Canada: BC Court Of Appeal Decision On Municipal Tender "Reprisal Clause"

Construction Law Bulletin
Last Updated: June 5 2019
Article by Tariq Ahmed and David MacLean

On May 16, 2019, the BC Court of Appeal released its decision in J. Cote & Son Excavating Ltd. v. Burnaby City.[1] This decision may have important implications for construction contractors and others who are, have been, or are about to be involved in litigation against a municipality or similar public authority as well as owners who solicit bids on large construction projects. The case was focused on a "reprisal clause" included in the City of Burnaby's terms of public tender for bids on construction work that excluded bids from contractors who were involved in litigation against the City in the two years prior to the tender closing date. A contractor brought an action against the City on the basis that the clause was unconstitutional.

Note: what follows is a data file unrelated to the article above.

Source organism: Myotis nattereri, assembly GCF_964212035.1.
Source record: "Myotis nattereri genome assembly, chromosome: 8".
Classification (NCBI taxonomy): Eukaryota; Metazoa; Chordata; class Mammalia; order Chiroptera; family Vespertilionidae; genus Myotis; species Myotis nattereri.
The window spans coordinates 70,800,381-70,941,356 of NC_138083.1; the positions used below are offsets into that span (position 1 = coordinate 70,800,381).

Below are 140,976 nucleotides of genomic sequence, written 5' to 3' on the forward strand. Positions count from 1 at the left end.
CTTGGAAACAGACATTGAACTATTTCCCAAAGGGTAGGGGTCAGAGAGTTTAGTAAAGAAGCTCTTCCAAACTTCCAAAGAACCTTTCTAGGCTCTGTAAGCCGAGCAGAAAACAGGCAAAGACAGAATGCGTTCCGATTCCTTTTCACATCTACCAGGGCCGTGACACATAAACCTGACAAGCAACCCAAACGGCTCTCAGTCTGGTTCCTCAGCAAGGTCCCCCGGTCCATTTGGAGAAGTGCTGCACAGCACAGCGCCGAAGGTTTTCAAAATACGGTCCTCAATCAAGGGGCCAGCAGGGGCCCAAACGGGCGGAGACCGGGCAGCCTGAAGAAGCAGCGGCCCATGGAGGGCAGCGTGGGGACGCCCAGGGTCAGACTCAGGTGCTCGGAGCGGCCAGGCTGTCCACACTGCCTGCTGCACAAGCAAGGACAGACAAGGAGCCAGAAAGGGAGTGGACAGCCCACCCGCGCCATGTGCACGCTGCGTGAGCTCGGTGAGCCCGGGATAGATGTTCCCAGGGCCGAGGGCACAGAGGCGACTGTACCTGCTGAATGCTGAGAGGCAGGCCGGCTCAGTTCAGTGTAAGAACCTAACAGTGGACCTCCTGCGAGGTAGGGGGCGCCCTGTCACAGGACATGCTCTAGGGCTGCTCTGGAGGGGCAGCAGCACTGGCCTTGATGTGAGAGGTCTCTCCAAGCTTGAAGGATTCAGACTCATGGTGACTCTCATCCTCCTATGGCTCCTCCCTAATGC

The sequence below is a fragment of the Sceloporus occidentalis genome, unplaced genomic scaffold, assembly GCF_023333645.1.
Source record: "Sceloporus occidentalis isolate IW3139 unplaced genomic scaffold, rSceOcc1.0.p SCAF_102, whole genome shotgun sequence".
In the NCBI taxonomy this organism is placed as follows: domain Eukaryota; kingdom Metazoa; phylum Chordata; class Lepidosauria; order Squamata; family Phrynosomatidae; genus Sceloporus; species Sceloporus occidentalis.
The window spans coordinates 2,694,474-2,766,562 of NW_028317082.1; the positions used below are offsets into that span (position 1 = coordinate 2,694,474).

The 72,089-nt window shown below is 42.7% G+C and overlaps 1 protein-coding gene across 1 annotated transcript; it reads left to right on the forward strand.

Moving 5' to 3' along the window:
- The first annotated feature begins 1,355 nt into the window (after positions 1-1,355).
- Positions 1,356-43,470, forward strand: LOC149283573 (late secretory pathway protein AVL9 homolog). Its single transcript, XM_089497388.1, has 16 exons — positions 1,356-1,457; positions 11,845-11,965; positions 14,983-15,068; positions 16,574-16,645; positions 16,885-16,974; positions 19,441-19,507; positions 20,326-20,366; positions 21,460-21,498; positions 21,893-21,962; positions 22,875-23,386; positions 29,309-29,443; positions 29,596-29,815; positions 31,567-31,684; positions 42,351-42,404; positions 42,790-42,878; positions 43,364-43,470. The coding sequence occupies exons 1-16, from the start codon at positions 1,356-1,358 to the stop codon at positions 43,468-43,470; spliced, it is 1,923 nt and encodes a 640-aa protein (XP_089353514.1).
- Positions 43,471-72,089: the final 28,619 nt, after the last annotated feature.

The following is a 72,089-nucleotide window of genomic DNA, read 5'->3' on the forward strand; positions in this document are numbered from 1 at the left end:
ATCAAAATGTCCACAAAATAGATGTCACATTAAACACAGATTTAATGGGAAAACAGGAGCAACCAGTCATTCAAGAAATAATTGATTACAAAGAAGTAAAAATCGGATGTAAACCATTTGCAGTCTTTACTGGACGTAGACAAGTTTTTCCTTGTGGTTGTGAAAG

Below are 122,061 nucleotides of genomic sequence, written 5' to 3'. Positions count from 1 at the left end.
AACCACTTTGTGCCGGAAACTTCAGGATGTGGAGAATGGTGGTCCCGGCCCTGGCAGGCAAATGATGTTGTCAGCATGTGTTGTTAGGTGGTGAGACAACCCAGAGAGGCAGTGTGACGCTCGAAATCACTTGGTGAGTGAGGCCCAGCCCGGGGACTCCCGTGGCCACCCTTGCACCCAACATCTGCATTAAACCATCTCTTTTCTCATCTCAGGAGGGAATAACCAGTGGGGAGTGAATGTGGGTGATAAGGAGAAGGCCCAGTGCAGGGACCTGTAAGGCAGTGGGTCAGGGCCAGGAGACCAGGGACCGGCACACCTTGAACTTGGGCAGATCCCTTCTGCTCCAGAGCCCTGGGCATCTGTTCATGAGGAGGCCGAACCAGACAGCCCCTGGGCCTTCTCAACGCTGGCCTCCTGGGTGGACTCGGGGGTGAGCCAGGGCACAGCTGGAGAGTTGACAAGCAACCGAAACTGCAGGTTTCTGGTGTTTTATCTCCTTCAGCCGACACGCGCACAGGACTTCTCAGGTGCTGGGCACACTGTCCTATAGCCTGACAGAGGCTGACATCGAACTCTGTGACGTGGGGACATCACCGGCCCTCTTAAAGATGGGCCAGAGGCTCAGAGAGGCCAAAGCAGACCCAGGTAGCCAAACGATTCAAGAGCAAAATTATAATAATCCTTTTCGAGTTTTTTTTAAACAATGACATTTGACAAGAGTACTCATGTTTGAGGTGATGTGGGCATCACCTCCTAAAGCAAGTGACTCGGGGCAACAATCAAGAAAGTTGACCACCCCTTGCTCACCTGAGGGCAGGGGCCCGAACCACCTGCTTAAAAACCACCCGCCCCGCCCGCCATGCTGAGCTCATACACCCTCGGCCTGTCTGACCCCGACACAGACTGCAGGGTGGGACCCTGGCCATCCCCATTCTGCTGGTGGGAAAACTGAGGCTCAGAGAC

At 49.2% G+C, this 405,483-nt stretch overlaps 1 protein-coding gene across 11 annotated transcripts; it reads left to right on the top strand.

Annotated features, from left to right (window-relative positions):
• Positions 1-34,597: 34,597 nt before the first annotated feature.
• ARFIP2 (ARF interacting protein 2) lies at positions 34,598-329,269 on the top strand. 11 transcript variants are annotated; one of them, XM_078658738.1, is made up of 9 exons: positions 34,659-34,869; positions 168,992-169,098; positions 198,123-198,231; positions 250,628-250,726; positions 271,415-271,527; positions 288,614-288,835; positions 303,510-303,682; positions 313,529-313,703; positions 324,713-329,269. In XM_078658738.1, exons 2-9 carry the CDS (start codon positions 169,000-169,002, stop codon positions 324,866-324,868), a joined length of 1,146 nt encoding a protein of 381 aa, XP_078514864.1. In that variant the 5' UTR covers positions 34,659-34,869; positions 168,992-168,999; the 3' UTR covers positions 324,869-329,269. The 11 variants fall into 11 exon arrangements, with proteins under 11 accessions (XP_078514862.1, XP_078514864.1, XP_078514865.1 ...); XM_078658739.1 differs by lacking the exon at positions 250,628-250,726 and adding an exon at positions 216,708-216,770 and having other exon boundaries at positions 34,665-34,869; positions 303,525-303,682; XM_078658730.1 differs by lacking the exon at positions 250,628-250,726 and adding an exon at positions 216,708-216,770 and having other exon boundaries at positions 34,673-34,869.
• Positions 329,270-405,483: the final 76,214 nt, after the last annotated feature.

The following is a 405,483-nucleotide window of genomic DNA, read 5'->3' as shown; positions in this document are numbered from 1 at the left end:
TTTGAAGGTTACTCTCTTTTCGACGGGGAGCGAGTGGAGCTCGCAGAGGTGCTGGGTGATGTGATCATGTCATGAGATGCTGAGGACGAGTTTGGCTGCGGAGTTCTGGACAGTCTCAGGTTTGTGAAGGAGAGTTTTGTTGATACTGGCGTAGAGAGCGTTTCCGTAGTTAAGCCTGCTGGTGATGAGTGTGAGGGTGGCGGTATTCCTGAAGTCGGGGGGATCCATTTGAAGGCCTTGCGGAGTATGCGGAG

The BC Court of Appeal dismissed the contractor's appeal, holding that the jurisprudence does not endorse a broad general constitutional right of unrestricted or absolute access to the civil superior courts that precluded the City's use of the impugned clause.

This bulletin summarizes the BC Court of Appeal's decision and contains key insights for construction contractors and other members of the construction industry.

The Trial Court Decision

A contractor specializing in road construction and utilities work brought a summary trial application against the City seeking declarations that the impugned clause was of no force and effect because it: unjustifiably infringed the constitutionally protected rule of law; unjustifiably infringed the contractor's right of reasonable access to the courts contrary to the Charter; prevented access to the courts in a manner inconsistent with s. 96 of the Constitution Act, 1867; and was contrary to public policy.

A summary trial was heard before the BC Supreme Court in 2018. That court concluded that there is a constitutional right of access to the courts by the application of the rule of law and s. 96 of the Constitution Act, 1867, but it is subject to permissible limits. Consequently, the BC Supreme Court refused to make a declaration that the impugned clause was of no force and effect, and dismissed the application entirely.[2]

The Appeal